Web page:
Journal of Ethics 6 (3):235–259 (2002)
|Abstract||This essay evaluates John Martin Fischer and Mark Ravizza's mature semi-compatibilist account of moral responsibility, focusingon their new theory of moderate reasons-responsiveness as a model of "moral sanity." This theory, presented in _Responsibility and Control_, solves many of the problems with Fischer's earlier weak reasons-responsiveness model, such as its unwanted implication that agents who are only erratically responsive to bizarre reasons can be responsible for their acts. But I argue that the new model still faces several problems. It does not allow sufficiently for non-psychotic agents (who are largely reasons-responsive) with localized beliefs and desires incompatible with full responsibility. Nor does it take into account that practical "fragmentation of the self" over time may also reduce competence, since moral sanity requires some minimum level of narrative unity in our plans and projects. Finally, I argue that actual-sequence accounts cannot adequately explain sane but weak-willed agency.|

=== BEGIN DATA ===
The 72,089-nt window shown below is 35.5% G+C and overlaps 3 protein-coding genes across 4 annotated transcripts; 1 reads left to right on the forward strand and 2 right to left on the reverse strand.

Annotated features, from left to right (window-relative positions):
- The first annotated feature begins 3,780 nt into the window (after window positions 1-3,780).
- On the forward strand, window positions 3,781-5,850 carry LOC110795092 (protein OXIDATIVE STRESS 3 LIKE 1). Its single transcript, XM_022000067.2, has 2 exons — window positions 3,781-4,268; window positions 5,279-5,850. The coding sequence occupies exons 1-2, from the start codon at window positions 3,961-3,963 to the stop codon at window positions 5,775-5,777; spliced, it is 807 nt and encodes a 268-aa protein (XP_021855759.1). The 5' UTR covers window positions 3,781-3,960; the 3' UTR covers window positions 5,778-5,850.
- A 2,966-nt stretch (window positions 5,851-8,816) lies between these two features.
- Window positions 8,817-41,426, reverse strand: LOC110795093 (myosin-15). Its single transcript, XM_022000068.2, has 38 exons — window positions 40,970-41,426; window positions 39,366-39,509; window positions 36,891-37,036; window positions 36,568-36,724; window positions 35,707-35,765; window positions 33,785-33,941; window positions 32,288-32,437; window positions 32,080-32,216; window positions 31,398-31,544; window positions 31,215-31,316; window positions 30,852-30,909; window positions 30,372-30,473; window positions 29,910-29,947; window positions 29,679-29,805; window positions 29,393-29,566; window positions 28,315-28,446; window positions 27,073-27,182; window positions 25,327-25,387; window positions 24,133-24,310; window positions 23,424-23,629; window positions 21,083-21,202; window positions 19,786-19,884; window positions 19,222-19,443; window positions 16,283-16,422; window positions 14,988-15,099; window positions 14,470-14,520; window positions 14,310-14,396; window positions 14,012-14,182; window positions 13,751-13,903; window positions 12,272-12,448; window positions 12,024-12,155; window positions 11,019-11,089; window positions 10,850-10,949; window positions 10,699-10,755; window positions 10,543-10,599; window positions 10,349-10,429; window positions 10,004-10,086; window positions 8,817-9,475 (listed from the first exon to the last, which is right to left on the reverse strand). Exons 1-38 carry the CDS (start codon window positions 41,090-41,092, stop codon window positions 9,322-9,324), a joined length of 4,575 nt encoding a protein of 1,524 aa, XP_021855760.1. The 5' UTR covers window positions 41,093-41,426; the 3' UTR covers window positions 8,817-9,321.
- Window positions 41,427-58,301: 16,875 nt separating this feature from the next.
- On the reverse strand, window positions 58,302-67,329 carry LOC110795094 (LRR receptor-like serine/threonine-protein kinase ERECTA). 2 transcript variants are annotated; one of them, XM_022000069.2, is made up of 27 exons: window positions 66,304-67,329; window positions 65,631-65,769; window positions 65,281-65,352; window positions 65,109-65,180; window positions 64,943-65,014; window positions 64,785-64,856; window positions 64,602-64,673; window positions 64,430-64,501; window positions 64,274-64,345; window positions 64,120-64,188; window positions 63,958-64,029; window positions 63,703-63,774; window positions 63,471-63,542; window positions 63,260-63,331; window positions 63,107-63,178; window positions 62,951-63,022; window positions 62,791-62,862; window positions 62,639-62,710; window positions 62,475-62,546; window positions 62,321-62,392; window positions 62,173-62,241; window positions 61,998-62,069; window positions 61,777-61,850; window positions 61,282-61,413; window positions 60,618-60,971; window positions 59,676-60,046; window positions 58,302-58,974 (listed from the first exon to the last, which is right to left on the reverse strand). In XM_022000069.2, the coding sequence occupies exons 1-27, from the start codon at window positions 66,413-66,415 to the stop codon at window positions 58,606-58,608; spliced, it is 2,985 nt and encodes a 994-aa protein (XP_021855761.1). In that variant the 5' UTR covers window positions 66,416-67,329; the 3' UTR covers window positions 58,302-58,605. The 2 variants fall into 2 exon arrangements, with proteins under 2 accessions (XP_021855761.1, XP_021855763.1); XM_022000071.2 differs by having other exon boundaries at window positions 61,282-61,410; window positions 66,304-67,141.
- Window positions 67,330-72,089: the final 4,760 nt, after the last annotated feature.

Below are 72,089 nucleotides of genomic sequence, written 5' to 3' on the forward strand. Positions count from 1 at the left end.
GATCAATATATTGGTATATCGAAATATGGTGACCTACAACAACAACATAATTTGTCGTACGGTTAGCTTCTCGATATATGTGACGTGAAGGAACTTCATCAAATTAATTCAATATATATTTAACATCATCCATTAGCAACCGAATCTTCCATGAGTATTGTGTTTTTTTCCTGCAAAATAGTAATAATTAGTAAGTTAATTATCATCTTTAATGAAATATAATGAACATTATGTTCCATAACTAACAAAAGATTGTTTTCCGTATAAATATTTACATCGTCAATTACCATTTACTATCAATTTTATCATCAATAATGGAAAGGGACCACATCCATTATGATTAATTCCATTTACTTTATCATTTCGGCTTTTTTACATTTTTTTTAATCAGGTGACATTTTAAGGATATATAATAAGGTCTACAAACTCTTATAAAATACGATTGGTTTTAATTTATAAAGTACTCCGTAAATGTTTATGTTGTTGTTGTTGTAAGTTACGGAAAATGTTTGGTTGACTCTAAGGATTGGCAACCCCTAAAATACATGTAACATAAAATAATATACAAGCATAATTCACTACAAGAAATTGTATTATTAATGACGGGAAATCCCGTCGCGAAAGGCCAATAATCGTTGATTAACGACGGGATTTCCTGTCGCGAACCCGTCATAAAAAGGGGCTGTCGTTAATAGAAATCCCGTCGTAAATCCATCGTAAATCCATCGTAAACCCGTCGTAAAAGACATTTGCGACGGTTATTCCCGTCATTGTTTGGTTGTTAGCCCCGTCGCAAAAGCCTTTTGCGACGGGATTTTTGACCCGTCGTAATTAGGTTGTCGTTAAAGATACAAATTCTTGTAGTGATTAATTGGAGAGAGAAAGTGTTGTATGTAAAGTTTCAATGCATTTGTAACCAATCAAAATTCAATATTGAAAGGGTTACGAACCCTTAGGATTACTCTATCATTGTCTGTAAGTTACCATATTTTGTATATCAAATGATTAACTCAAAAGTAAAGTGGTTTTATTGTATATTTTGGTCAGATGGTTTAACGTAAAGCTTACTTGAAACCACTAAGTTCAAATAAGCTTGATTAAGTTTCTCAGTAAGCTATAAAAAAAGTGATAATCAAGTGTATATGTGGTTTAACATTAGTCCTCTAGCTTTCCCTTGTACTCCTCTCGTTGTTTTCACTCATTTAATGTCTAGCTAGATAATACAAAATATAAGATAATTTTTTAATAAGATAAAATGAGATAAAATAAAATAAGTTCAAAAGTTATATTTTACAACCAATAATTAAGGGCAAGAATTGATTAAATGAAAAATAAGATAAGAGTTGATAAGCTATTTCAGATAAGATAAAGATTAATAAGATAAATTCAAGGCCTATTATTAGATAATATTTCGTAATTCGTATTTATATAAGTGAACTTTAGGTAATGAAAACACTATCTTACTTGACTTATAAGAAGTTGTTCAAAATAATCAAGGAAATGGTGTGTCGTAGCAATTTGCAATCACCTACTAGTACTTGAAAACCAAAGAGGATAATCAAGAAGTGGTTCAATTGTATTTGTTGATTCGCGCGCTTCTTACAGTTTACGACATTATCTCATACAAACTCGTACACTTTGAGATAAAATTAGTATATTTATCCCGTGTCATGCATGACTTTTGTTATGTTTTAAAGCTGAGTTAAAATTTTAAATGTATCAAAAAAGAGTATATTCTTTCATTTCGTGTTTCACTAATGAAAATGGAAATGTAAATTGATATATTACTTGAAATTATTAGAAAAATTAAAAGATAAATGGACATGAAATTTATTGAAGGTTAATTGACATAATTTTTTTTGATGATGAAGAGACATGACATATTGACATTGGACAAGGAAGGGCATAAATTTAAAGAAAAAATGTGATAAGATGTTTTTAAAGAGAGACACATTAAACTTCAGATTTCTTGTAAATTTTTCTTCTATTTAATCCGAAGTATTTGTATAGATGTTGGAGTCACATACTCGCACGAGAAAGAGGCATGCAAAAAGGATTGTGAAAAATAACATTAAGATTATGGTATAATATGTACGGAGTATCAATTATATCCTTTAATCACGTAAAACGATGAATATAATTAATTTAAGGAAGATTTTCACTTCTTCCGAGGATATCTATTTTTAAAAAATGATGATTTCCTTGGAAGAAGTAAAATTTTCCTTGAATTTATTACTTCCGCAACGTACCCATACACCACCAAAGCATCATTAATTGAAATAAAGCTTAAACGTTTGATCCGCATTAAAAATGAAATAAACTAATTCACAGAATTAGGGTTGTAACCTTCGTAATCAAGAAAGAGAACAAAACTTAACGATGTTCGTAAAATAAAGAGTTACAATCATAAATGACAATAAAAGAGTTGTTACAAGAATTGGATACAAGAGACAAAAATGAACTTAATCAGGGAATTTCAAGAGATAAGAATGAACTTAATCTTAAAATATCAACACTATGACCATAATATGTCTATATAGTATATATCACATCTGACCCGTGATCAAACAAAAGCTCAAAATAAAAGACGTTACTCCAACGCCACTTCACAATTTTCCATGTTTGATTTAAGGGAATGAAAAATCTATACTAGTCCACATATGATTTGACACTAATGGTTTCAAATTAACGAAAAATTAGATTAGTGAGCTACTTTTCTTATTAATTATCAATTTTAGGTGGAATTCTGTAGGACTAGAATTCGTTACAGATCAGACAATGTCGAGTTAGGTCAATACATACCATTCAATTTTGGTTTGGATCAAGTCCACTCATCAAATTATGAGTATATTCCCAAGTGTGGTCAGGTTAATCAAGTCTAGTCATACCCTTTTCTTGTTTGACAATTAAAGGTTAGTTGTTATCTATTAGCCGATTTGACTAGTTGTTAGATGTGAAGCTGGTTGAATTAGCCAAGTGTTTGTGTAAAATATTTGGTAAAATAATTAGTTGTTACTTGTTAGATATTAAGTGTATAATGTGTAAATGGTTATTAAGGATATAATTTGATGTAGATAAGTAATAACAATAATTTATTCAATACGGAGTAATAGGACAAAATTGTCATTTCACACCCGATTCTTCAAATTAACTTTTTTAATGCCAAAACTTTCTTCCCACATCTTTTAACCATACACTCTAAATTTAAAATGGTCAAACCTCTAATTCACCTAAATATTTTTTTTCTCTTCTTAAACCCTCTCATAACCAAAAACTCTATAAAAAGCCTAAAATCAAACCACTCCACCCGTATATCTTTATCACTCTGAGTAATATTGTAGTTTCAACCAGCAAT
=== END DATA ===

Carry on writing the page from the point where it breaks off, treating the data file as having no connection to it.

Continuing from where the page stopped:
|Keywords||weakness of will akrasia moral responsibility|
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